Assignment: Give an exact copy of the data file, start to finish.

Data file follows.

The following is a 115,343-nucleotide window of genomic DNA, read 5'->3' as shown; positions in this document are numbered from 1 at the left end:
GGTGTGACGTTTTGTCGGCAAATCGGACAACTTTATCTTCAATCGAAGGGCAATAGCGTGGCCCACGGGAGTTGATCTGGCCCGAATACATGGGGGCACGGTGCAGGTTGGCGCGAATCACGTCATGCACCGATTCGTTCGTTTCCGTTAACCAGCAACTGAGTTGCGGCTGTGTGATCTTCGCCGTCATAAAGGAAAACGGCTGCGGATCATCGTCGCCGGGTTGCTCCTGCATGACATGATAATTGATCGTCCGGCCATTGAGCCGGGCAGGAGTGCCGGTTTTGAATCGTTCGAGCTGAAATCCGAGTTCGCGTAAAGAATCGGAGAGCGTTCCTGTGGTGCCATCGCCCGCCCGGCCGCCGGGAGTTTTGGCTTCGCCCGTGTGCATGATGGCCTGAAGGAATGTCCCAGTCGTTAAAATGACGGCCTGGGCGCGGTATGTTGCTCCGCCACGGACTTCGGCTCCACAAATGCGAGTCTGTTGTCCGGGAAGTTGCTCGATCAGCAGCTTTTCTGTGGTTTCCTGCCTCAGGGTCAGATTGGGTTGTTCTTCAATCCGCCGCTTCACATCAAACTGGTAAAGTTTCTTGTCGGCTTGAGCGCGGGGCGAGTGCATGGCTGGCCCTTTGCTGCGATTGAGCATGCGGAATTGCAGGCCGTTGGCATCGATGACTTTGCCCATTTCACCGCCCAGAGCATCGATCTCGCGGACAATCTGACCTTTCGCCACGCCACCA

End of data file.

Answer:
The following is a 115,343-nucleotide window of genomic DNA, read 5'->3' as shown; positions in this document are numbered from 1 at the left end:
GGTGTGACGTTTTGTCGGCAAATCGGACAACTTTATCTTCAATCGAAGGGCAATAGCGTGGCCCACGGGAGTTGATCTGGCCCGAATACATGGGGGCACGGTGCAGGTTGGCGCGAATCACGTCATGCACCGATTCGTTCGTTTCCGTTAACCAGCAACTGAGTTGCGGCTGTGTGATCTTCGCCGTCATAAAGGAAAACGGCTGCGGATCATCGTCGCCGGGTTGCTCCTGCATGACATGATAATTGATCGTCCGGCCATTGAGCCGGGCAGGAGTGCCGGTTTTGAATCGTTCGAGCTGAAATCCGAGTTCGCGTAAAGAATCGGAGAGCGTTCCTGTGGTGCCATCGCCCGCCCGGCCGCCGGGAGTTTTGGCTTCGCCCGTGTGCATGATGGCCTGAAGGAATGTCCCAGTCGTTAAAATGACGGCCTGGGCGCGGTATGTTGCTCCGCCACGGACTTCGGCTCCACAAATGCGAGTCTGTTGTCCGGGAAGTTGCTCGATCAGCAGCTTTTCTGTGGTTTCCTGCCTCAGGGTCAGATTGGGTTGTTCTTCAATCCGCCGCTTCACATCAAACTGGTAAAGTTTCTTGTCGGCTTGAGCGCGGGGCGAGTGCATGGCTGGCCCTTTGCTGCGATTGAGCATGCGGAATTGCAGGCCGTTGGCATCGATGACTTTGCCCATTTCACCGCCCAGAGCATCGATCTCGCGGACAATCTGACCTTTCGCCACGCCACCA